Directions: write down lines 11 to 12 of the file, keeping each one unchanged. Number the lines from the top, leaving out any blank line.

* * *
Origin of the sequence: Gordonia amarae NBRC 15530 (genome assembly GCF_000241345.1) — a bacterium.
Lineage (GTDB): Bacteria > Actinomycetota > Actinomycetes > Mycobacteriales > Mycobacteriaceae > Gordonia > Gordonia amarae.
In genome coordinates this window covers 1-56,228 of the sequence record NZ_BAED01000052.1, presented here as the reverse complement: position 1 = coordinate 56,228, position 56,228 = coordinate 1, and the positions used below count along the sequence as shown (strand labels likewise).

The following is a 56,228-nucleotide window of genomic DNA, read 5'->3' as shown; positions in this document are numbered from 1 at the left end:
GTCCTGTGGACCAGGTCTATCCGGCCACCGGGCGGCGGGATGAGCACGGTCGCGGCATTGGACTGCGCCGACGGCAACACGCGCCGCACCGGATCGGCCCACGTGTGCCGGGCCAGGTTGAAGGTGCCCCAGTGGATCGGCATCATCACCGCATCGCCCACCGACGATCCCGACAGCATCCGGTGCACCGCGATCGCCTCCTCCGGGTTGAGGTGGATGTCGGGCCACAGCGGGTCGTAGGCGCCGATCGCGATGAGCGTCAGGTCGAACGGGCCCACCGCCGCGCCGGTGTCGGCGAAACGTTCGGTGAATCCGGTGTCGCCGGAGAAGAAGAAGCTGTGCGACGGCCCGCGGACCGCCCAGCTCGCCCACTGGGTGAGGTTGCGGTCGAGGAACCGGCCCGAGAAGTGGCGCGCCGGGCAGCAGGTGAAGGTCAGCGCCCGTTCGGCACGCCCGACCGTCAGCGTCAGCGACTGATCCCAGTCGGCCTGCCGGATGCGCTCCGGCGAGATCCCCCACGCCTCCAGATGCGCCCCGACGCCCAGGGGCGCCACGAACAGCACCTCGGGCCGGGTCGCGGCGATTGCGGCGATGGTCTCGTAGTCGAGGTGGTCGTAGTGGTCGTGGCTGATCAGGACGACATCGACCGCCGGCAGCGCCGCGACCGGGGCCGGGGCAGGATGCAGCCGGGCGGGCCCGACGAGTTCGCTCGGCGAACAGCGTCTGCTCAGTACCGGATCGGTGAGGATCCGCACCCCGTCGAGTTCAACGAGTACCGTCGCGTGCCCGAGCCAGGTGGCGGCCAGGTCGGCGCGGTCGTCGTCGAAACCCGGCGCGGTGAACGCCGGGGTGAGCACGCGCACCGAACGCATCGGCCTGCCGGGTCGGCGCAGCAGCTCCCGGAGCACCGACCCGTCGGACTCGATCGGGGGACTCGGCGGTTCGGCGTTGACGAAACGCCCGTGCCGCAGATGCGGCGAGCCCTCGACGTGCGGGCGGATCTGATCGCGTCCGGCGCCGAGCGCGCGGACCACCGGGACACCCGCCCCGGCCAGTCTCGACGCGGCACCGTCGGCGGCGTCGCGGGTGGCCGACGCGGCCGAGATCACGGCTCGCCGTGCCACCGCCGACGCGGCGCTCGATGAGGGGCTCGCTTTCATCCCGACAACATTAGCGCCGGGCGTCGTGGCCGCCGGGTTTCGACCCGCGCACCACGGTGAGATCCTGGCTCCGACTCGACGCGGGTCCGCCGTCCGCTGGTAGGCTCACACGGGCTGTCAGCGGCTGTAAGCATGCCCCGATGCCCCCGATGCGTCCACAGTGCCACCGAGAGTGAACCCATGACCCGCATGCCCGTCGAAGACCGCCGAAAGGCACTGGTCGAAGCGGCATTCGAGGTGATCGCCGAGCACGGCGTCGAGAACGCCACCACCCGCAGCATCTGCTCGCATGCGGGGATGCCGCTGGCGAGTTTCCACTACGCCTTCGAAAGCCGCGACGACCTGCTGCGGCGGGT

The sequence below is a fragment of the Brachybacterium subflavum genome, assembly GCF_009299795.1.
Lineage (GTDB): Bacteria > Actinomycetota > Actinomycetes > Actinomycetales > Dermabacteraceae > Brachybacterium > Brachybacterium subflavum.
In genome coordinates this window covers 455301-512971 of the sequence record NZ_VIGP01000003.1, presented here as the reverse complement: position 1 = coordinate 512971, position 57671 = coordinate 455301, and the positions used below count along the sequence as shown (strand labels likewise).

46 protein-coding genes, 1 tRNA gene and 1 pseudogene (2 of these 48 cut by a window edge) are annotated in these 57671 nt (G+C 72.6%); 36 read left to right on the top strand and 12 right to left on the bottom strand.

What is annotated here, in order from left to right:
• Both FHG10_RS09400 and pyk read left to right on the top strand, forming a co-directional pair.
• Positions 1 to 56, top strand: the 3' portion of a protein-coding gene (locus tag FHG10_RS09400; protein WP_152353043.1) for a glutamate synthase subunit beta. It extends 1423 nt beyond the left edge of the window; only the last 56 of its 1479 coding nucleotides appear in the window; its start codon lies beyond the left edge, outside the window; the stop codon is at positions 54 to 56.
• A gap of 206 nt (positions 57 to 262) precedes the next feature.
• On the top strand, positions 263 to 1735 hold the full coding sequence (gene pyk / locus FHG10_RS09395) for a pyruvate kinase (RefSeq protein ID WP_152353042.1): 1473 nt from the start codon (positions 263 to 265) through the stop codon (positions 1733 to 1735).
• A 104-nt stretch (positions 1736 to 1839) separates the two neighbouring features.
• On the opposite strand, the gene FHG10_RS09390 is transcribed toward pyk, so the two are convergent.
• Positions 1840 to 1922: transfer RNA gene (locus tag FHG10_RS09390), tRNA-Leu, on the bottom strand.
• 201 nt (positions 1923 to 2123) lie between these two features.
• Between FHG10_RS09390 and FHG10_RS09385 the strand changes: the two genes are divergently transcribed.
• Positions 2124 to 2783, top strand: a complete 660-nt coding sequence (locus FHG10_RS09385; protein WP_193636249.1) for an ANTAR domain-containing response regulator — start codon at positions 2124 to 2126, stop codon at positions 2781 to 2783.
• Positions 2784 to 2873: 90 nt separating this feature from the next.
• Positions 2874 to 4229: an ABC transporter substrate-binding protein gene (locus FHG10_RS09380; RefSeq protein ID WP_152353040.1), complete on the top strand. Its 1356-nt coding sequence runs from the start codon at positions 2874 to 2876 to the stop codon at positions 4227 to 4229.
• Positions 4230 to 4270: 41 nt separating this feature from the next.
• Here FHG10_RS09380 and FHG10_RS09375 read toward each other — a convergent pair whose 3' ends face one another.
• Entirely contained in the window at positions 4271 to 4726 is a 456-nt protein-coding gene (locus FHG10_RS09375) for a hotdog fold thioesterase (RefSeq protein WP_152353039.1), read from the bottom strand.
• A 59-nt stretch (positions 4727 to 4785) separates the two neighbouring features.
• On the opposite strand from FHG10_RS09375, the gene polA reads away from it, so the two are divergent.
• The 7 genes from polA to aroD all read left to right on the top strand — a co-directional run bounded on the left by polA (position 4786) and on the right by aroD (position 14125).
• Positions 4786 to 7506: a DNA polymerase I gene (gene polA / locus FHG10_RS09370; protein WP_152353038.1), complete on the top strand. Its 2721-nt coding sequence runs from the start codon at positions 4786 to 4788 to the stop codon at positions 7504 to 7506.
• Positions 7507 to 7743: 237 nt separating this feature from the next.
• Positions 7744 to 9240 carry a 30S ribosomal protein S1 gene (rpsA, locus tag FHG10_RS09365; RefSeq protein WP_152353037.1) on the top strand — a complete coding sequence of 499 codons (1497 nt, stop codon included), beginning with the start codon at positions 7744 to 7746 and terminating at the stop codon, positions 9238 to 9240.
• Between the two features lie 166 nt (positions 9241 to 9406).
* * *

• Both FHG10_RS09400 and pyk read left to right on the top strand, forming a co-directional pair.
• Positions 1 to 56, top strand: the 3' portion of a protein-coding gene (locus tag FHG10_RS09400; protein WP_152353043.1) for a glutamate synthase subunit beta. It extends 1423 nt beyond the left edge of the window; only the last 56 of its 1479 coding nucleotides appear in the window; its start codon lies beyond the left edge, outside the window; the stop codon is at positions 54 to 56.